Business Agility – our true goal
Business Agility is the ability to quickly realize value predictably, sustainably and with high quality. This requires much more than the team and must go from the beginning of the initiation of projects through their deployment and support.
Agile has mostly focused at the team level. The Agile Manifesto mentions the team in almost every value and principle statement but rarely mentions business and doesn’t mention management at all. As Agile as grown its purpose has shifted more to creating business agility with team agility being a step along the way.
Understand Your Problems Before Looking for Solutions
Unfortunately, there is no “one-size fits-all” solution to any complex problem. This means that for any framework, no matter how good it is, there will be a need to adjust it to some degree in order to fit the current context. After 20 years of Agile, a great deal is known about how to do this.
We know that blindly accepting a defined, set solution is not ideal. There might be value but there will also be resistance by imposing a solution. We know you do not have to re-inventing the wheel; adjusting an existing framework, or even growing your own, can be more effective.
We know you must attend to your organization’s culture and current state before beginning a large-scale adoption. This does not need to take long but it requires honesty and clarity about the dynamics of your culture. Compare this with the requirements of the framework. Look at what has been learned by many other organizations. There are well-established patters of solutions that can address the various situations and challenges faced by many organization.
Although the title of this part says “problems,” it’s worth noting that a better way to think about this is overcoming “challenges.” This is not being “Pollyanna,” about putting positive spins on problems. Rather, it reflects the importance of understanding what problems are.
Too often, we think that the problems are the “real thing.” For example, most people would consider a flashing blue light from a police car behind them to be a problem. And if you don’t need a police car stopping you, it probably is! But the flashing blue light could be a good thing if you’re driving to the hospital and about to run out of gas. What’s the difference? It’s what you’re trying to accomplish at the time. In the first case, you want to go somewhere without interruption (and without a fine). In the second, you also want to go somewhere, but have another problem (or “challenge”): running out of gas.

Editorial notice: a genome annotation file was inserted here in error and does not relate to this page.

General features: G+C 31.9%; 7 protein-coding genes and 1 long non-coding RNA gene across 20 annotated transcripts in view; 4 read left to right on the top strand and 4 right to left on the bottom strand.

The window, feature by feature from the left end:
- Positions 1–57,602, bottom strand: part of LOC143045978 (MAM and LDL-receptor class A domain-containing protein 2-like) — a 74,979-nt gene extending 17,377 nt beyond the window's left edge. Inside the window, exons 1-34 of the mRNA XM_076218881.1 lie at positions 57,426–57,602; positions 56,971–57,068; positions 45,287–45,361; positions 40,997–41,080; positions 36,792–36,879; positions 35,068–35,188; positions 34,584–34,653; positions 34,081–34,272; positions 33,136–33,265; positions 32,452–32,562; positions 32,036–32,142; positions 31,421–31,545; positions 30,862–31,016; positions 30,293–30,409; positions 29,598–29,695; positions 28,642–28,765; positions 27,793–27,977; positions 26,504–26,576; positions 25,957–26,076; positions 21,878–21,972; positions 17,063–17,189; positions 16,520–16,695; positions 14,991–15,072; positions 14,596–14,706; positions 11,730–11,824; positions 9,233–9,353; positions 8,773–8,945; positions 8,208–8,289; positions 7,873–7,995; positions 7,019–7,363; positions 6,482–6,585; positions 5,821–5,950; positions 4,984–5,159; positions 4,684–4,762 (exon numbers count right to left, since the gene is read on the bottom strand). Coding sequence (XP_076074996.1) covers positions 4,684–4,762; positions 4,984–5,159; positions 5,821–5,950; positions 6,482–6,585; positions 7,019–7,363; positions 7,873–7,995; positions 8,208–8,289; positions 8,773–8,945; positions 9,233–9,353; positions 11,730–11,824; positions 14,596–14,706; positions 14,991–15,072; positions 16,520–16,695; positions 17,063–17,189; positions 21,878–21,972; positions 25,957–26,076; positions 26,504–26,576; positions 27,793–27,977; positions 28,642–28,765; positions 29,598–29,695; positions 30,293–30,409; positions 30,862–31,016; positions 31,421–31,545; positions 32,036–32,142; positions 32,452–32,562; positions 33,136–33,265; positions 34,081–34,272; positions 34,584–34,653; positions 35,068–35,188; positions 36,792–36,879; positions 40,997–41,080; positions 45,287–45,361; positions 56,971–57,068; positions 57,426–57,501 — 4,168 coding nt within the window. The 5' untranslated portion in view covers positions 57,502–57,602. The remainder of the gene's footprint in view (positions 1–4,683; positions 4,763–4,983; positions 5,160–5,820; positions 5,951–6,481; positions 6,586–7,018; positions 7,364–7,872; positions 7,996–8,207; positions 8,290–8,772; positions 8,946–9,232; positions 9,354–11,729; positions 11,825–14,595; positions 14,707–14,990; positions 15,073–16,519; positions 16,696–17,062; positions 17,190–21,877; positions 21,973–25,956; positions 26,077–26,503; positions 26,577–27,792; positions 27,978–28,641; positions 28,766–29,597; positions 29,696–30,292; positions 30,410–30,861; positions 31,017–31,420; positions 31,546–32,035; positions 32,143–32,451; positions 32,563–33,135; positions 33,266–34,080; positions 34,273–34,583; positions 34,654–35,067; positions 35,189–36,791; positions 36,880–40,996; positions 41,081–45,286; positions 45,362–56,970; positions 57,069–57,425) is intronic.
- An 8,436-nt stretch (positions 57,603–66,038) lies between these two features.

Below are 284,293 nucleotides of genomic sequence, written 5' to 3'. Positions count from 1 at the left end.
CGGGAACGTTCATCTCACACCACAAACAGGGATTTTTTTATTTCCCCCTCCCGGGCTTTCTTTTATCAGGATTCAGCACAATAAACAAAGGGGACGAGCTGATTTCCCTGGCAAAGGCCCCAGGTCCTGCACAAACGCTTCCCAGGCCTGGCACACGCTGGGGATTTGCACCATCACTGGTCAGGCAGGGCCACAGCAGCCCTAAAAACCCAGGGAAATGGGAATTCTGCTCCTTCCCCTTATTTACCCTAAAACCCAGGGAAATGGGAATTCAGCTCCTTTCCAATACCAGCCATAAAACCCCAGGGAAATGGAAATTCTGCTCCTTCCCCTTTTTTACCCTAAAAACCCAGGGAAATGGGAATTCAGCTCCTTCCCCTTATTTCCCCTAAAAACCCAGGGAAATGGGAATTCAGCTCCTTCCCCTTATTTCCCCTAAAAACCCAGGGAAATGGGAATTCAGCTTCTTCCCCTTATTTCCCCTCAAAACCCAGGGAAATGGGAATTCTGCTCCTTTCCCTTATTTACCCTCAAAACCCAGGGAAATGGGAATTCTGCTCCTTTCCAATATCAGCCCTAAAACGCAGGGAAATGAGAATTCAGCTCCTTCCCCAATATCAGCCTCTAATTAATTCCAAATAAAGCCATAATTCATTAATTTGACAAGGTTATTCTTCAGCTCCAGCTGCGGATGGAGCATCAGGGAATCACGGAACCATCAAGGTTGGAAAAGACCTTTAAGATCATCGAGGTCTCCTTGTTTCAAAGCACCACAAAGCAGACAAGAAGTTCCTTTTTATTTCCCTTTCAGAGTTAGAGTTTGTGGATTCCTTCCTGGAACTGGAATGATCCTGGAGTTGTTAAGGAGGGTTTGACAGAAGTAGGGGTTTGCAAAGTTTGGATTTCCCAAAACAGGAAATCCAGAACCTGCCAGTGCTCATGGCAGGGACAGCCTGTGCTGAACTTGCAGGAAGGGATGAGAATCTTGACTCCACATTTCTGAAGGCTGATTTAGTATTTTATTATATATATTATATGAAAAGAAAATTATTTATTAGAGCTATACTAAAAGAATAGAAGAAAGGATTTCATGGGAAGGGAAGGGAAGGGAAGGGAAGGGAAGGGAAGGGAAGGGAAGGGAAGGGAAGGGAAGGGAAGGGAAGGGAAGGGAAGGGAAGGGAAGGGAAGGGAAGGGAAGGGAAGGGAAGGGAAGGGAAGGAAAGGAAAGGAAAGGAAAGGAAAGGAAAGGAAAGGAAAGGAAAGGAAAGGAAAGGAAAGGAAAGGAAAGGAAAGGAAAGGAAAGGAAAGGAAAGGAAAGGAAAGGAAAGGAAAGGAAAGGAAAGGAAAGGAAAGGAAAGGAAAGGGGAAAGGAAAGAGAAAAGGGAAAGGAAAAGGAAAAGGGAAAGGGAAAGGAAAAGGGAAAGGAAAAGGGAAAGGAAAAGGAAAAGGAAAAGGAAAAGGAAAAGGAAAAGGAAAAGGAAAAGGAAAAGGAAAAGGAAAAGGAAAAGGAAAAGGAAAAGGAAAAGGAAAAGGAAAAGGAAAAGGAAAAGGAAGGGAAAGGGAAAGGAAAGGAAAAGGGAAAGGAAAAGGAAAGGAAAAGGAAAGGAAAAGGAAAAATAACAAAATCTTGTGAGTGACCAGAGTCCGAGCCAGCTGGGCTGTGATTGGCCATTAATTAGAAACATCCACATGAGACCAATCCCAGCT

The reason this distinction is important is that behind every “problem,” there is something you’re trying to do; and you are having a challenge in getting it done. Thinking of it as a challenge reminds you of what you are trying to accomplish; and you might find there is some other way of achieving that.
Having alternatives to achieve your desired result provides options that you can pick by attending to your situation.
Lessons From Lean Thinking
Lean is often described as a focusing on value, the value stream, creating flow, establishing pull, and continuous improvement. What this means is that you focus on the realization of value and manage it in the value stream. You want your value to “flow”, that is, not be blocked or bogged down. Having teams pull from backlogs is a good way to ensure they don’t get overloaded which would slow things down. By pulling only when they have capacity, they can operate at a peak efficiency.
This is a major shift that Lean suggests – focus on the value stream, not on the work at each stage. Doing this, however, requires that you create visibility and also attend to the ecosystem through which the value stream flows. The first step in this process is to create visibility on the workflow. “Workflow” is how the concept that originated what is being done proceeds step by step through completion and realization. This is a critical part to being able to manage it – seeing it.